As one of the results of this situation, the less privileged often rebel against being dominated. Most often, it results in violence, creating confusion and destruction, and though sometimes it produces real changes.
I could continue listing numerous ills of our personal and social reality, showing that each one directly or not, comes from the above two key ones: desire to own and to dominate, but I hope that reader can fill the gaps on its own.
I would like to point out that the view that possessiveness (desire to own) and aggression (desire to dominate) as the root of all evil, is not my invention. Already over 2,500 years ago, the great sage Buddha Shakyamuni stated that. He also added that the source of both, the third one, is ignorance. He called them together three poisons.
Though it was not explicitly spelled (since all information is based only on oral tradition), Buddha seems to suggest that the three poisons are an inherent quality of the human mind. However, with that assertion, I respectfully disagree. In the following section, I will try to show that these “poisons” are not the innate qualities but that they arose as the result of a specific, well known, historical situation. The process of formation and increase of both desire to possess and to dominate began relatively recently about 8,000 – 5,000 years ago. In comparison, humanity and its wisdom continued uninterrupted until this time for at least 100,000 years.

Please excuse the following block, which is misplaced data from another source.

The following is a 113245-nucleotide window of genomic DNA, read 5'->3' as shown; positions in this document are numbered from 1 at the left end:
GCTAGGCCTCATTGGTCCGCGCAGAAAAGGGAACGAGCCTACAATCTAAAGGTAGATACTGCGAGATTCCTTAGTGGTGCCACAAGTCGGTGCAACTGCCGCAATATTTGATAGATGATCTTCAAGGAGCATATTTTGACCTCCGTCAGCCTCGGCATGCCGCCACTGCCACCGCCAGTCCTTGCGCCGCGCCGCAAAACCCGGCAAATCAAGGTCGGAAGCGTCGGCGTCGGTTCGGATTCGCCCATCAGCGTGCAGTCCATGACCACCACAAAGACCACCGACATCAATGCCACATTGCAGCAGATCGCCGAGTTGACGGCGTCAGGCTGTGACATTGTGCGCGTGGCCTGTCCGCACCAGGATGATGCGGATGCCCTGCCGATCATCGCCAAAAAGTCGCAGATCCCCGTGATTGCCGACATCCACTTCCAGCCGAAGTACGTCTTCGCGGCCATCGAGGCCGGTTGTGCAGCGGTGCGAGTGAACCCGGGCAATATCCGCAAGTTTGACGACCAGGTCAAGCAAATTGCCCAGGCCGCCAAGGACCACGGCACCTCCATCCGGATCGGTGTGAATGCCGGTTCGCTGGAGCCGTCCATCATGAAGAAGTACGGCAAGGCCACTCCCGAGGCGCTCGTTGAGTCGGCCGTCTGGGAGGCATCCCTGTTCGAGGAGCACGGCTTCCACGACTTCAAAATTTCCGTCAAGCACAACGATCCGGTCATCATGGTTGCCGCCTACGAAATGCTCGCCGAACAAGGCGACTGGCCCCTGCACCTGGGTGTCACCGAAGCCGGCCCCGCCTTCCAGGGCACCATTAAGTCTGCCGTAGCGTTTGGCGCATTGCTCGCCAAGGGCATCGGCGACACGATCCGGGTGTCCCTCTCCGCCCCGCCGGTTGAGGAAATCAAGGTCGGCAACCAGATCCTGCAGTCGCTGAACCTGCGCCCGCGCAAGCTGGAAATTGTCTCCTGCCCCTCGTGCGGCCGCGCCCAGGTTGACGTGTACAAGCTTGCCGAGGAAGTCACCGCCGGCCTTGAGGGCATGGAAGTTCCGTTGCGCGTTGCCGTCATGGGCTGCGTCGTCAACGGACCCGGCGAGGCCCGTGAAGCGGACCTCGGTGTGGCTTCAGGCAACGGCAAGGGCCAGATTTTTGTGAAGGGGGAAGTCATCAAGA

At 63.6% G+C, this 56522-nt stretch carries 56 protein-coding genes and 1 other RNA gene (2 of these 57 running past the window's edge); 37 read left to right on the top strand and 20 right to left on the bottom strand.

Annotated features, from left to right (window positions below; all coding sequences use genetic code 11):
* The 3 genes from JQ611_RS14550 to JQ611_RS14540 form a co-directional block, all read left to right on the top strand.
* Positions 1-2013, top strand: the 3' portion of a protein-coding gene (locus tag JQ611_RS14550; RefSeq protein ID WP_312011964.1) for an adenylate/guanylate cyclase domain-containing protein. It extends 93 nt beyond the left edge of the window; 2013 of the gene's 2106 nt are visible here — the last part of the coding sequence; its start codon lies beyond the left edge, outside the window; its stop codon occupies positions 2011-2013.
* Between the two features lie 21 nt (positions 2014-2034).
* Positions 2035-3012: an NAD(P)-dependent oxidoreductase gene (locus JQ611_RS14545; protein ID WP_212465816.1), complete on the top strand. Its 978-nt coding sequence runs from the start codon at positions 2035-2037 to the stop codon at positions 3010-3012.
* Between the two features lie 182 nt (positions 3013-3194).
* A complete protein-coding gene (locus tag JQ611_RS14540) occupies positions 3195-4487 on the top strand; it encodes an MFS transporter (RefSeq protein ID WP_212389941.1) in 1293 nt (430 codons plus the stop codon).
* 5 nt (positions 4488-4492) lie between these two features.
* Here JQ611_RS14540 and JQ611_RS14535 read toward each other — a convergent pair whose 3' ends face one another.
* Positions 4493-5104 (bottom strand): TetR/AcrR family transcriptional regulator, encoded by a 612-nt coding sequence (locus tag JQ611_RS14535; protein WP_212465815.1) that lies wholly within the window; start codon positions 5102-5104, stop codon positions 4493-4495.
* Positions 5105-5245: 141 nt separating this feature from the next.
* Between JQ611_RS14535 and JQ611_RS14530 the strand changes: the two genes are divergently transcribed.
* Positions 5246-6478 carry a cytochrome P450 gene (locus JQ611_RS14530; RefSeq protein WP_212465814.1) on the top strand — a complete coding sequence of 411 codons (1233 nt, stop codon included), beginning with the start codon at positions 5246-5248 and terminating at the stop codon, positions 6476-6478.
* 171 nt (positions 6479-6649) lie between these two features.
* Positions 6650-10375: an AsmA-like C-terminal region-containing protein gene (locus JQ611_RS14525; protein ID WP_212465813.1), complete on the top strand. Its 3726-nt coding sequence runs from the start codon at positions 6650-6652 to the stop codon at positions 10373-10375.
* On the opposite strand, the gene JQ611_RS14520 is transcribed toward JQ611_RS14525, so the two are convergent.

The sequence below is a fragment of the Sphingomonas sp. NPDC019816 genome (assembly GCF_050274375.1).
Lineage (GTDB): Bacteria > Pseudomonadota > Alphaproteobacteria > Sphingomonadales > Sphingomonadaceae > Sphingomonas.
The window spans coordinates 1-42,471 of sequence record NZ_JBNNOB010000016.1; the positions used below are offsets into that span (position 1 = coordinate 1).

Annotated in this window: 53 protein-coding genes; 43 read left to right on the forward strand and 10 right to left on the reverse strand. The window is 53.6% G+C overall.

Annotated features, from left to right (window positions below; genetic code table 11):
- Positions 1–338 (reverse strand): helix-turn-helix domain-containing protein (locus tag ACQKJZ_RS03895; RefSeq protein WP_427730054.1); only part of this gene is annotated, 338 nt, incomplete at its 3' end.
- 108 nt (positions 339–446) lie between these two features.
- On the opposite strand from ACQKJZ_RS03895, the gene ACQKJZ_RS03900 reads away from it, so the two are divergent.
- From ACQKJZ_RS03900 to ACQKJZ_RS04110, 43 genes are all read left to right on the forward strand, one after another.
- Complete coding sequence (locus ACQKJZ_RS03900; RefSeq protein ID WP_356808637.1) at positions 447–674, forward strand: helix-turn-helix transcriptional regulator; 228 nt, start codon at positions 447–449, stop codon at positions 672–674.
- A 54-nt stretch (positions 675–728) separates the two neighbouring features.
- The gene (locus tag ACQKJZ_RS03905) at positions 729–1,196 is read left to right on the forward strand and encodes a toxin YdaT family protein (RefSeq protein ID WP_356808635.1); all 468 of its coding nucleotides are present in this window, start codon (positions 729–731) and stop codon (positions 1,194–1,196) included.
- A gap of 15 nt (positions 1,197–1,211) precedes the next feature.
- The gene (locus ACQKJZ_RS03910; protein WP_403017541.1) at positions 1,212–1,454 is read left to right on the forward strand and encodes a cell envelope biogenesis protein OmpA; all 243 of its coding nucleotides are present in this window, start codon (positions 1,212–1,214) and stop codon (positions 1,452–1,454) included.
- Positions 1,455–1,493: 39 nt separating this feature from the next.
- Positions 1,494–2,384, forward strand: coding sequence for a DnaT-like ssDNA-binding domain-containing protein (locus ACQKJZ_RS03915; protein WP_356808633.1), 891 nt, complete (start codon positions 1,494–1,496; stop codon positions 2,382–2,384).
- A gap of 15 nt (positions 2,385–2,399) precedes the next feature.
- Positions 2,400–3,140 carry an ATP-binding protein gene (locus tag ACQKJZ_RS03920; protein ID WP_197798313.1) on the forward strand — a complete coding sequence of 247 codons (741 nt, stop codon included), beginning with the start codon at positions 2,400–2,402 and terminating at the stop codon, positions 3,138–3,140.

Historical background of the decline of wisdom
The many aspects of wisdom that served humanity for hundreds of thousands of years are hardly present now. Otherwise, we would not get into our current dangerous world situation.
It is quite puzzling because humanity has not undergone any genetic mutation nor climatic changes, which could explain this fact. It indicates that the reasons for this decline of human wisdom came from specific social phenomena.
Below, we will present a theory that explains this situation. To do it, we have to look far back into human prehistory. During the earliest period of human existence, called Paleolith, the people, called hunters/gatherers, formed small groups around 20 – 30 members who jointly worked on their survival and progress. The majority of archaeological researchers view these groups as matrilineal, extended families because of the specific genetic characteristics of their remains.